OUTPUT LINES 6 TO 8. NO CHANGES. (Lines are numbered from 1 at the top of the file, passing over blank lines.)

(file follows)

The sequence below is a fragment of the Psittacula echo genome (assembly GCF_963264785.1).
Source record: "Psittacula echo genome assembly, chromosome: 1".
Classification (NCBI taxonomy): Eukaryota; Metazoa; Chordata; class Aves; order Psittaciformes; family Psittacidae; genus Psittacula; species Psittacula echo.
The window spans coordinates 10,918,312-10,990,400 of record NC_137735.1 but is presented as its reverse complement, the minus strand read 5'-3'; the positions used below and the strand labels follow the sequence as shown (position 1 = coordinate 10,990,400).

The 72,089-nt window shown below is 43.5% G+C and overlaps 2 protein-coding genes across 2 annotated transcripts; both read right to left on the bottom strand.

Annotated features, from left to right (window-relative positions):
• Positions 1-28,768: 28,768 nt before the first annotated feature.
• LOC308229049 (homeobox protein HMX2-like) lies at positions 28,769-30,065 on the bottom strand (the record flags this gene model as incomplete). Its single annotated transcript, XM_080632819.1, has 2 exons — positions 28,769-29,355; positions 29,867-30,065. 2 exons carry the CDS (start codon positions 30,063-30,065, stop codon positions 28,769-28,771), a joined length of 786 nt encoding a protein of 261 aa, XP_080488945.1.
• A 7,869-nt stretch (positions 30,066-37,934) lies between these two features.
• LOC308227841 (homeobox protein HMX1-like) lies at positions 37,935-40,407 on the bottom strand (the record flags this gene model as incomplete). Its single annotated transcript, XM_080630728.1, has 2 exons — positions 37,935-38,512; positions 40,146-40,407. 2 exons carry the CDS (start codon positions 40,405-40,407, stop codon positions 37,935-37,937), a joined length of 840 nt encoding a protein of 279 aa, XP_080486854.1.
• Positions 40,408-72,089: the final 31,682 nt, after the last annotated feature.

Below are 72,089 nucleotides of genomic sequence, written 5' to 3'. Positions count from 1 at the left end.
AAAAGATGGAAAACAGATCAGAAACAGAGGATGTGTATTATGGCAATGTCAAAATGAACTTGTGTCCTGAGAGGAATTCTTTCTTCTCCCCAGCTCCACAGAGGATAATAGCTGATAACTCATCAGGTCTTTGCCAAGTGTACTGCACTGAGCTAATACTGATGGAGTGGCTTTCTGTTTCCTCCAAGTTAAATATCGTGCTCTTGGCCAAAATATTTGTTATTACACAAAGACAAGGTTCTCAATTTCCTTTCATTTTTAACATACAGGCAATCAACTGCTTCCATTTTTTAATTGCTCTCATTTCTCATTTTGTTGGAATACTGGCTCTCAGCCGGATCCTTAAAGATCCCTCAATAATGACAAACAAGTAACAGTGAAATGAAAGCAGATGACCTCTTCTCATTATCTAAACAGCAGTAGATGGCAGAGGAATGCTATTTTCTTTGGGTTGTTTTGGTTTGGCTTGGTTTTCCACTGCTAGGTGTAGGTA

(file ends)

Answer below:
Annotated features, from left to right (window-relative positions):
• Positions 1-28,768: 28,768 nt before the first annotated feature.
• LOC308229049 (homeobox protein HMX2-like) lies at positions 28,769-30,065 on the bottom strand (the record flags this gene model as incomplete). Its single annotated transcript, XM_080632819.1, has 2 exons — positions 28,769-29,355; positions 29,867-30,065. 2 exons carry the CDS (start codon positions 30,063-30,065, stop codon positions 28,769-28,771), a joined length of 786 nt encoding a protein of 261 aa, XP_080488945.1.